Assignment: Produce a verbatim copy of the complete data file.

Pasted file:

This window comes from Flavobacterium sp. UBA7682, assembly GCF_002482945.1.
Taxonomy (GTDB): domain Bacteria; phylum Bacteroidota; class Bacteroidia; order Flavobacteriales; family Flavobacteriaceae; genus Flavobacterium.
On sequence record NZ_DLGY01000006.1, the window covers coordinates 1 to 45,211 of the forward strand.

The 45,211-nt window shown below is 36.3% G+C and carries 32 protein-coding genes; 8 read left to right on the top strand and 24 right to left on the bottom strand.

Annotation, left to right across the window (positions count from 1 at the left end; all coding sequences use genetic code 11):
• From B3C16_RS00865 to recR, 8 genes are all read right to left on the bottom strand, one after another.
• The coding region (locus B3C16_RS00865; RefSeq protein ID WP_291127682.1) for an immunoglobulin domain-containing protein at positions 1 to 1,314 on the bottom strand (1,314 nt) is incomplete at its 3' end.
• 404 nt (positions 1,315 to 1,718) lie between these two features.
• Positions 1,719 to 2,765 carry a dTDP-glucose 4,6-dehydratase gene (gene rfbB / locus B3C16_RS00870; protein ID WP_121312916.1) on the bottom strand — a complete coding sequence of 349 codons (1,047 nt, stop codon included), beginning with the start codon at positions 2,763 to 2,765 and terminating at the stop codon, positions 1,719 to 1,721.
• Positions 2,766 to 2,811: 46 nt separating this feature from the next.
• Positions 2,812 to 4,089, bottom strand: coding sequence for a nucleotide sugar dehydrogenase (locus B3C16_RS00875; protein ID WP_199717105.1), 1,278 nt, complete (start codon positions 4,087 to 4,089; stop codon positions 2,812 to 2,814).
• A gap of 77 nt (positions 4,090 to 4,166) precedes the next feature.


This window comes from Flavobacterium sp. UBA7682, assembly GCF_002482945.1.
Taxonomy (GTDB): domain Bacteria; phylum Bacteroidota; class Bacteroidia; order Flavobacteriales; family Flavobacteriaceae; genus Flavobacterium.
On sequence record NZ_DLGY01000006.1, the window covers coordinates 1 to 45,211 of the forward strand.

The 45,211-nt window shown below is 36.3% G+C and carries 32 protein-coding genes; 8 read left to right on the top strand and 24 right to left on the bottom strand.

Annotation, left to right across the window (positions count from 1 at the left end; all coding sequences use genetic code 11):
• From B3C16_RS00865 to recR, 8 genes are all read right to left on the bottom strand, one after another.
• The coding region (locus B3C16_RS00865; RefSeq protein ID WP_291127682.1) for an immunoglobulin domain-containing protein at positions 1 to 1,314 on the bottom strand (1,314 nt) is incomplete at its 3' end.
• 404 nt (positions 1,315 to 1,718) lie between these two features.
• Positions 1,719 to 2,765 carry a dTDP-glucose 4,6-dehydratase gene (gene rfbB / locus B3C16_RS00870; protein ID WP_121312916.1) on the bottom strand — a complete coding sequence of 349 codons (1,047 nt, stop codon included), beginning with the start codon at positions 2,763 to 2,765 and terminating at the stop codon, positions 1,719 to 1,721.
• Positions 2,766 to 2,811: 46 nt separating this feature from the next.
• Positions 2,812 to 4,089, bottom strand: coding sequence for a nucleotide sugar dehydrogenase (locus B3C16_RS00875; protein ID WP_199717105.1), 1,278 nt, complete (start codon positions 4,087 to 4,089; stop codon positions 2,812 to 2,814).
• A gap of 77 nt (positions 4,090 to 4,166) precedes the next feature.